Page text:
The beer industry has positioned itself as “American as Apple Pie”. After all, Budweiser was renamed “America” for the summer of 2016 through the presidential election.
By claiming to be the equivalent to America itself, the beer industry can now defend itself against any outside aggressor – including cannabis. And to beer, cannabis is the ultimate “outside aggressor” – you can tell because the headline says “Marijuana”
Conveniently, cannabis has been called marijuana or “marihuana” (note the “h” in the middle) by politicians since the 1930’s. Don’t believe us? As recently as December 2016, “[Drug Enforcement Administration] … drew attention for its use of the archaic spelling of “marihuana” — with an “H” instead of a “J.” The rule is entitled “Establishment of a New Code for Marihuana Extract,” and uses the H spelling throughout.”
The article continues: “In the early 20th century “marijuana” or “marihuana” were primarily colloquial terms borrowed from Mexican Spanish, as the Brookings Institution’s John Hudak explains in his book Marijuana: A Short History. “… after the Spanish-American War [in 1898],” Hudak writes, “American resentment toward Mexicans and Mexican immigrants exploded.” Authorities who wanted to prohibit use of the drug soon discovered that associating it with Mexican immigrants was an effective propaganda tool. The word marijuana – with both “H” and “J” variants – was “popularized in the United States during the 1930s by advocates of prohibition who sought to exploit prejudice against despised minority groups, especially Mexican immigrants,” explained journalist and medical marijuana advocate Martin Lee in his book Smoke Signals.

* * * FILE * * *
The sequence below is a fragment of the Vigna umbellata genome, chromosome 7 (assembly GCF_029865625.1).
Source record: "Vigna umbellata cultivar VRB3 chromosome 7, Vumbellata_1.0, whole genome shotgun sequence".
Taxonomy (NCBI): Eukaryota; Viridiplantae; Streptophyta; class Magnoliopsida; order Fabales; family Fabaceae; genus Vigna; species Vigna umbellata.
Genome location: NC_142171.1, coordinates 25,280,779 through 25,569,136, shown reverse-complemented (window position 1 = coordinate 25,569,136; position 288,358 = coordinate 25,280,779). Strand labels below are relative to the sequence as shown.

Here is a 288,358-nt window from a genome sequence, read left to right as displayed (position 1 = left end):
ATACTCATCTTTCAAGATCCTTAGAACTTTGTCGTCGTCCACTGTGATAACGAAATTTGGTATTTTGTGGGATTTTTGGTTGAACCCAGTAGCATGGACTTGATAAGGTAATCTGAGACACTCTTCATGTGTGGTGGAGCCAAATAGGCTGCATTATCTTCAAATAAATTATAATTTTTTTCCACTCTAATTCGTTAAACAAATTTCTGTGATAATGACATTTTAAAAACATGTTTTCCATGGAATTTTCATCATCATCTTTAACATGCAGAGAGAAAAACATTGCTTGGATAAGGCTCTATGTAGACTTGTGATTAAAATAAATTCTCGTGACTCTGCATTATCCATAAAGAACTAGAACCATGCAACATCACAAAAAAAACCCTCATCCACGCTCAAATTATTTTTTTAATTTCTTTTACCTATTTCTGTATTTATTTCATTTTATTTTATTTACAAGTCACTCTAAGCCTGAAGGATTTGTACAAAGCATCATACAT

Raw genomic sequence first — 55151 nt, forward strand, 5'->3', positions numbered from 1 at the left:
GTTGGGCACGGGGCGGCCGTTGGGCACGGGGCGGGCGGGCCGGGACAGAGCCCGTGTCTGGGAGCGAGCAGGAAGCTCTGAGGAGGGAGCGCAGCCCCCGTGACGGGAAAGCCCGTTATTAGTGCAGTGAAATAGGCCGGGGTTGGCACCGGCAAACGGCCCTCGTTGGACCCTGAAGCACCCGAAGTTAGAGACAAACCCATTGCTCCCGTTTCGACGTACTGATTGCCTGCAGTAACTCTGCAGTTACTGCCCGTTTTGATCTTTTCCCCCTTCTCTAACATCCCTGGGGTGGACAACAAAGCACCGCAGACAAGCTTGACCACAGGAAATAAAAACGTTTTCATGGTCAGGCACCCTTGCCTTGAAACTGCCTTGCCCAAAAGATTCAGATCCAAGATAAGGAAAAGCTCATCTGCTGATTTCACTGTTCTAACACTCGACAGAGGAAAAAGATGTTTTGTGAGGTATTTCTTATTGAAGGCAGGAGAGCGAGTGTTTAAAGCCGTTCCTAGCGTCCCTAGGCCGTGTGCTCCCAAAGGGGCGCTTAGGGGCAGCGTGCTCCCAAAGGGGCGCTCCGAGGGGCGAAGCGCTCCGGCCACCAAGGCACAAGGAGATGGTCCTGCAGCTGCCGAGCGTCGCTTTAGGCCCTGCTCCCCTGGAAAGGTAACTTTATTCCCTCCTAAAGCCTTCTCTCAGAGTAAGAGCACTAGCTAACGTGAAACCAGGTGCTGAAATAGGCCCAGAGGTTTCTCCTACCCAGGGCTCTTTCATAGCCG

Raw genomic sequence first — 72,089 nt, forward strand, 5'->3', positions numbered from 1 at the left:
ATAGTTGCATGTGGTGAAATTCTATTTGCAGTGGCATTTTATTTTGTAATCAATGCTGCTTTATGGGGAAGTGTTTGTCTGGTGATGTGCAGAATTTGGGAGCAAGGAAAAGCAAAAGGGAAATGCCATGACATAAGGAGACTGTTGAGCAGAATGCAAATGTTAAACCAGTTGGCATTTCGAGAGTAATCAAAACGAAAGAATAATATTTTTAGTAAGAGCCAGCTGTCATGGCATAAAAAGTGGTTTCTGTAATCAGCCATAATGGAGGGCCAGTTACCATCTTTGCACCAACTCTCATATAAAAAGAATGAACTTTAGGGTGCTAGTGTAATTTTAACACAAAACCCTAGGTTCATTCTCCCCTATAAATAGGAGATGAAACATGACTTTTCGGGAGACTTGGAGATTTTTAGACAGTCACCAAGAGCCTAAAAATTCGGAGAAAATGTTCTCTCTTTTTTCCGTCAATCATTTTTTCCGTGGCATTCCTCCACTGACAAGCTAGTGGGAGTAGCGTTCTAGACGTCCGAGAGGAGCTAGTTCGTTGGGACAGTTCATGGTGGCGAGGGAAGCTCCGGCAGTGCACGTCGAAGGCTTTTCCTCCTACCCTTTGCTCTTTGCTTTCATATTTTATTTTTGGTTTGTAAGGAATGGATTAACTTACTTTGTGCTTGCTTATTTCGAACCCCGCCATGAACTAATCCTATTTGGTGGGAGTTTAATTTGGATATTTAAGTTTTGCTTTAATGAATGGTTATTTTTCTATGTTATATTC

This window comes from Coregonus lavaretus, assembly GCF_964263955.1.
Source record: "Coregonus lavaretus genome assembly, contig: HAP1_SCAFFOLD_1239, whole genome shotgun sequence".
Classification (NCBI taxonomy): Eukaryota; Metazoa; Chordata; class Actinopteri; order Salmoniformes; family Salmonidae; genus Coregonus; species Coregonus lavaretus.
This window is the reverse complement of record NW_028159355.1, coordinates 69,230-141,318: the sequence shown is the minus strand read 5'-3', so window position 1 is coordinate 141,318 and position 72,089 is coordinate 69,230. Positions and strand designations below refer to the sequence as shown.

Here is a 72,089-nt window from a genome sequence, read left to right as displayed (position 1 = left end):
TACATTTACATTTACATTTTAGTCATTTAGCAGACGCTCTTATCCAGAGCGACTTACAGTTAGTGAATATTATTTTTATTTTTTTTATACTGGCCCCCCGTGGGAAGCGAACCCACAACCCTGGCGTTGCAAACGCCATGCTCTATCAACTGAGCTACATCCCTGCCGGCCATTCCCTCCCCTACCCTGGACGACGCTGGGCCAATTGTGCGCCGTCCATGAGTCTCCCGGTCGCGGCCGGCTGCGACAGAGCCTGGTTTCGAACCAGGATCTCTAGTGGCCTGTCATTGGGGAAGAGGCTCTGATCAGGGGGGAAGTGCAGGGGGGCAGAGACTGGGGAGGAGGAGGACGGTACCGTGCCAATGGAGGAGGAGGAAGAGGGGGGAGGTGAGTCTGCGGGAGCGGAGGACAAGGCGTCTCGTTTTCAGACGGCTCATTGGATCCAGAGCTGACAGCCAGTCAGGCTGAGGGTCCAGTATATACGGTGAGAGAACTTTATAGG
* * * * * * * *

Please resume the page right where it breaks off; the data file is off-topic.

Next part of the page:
By the way, is beer really losing ground to cannabis? It appears not.
“In states where medical marijuana is legal, beer consumption was down 0.6% on average in the three years leading up to legalisation, but rose 0.1% in the three years after.
“One does not need to look far into popular culture to see that beer and weed cultures can be highly complementary,” said Bernstein. [ibid]
“So far the fears of declining beer drinkers may be just that: fear. In Colorado, 2016 taxes received by the state on alcohol sales actually increased between January and November. Beer tax receipts climbed 4.5%, spirits rose 4.0% and wine increased 3.3%. Tax receipts did decline in the months of April, July, September and October for each of the alcohol categories. It's possible that on certain occasions like 4/20 and the fourth of July, consumers switch to cannabis, but overall alcohol is thriving in Colorado.
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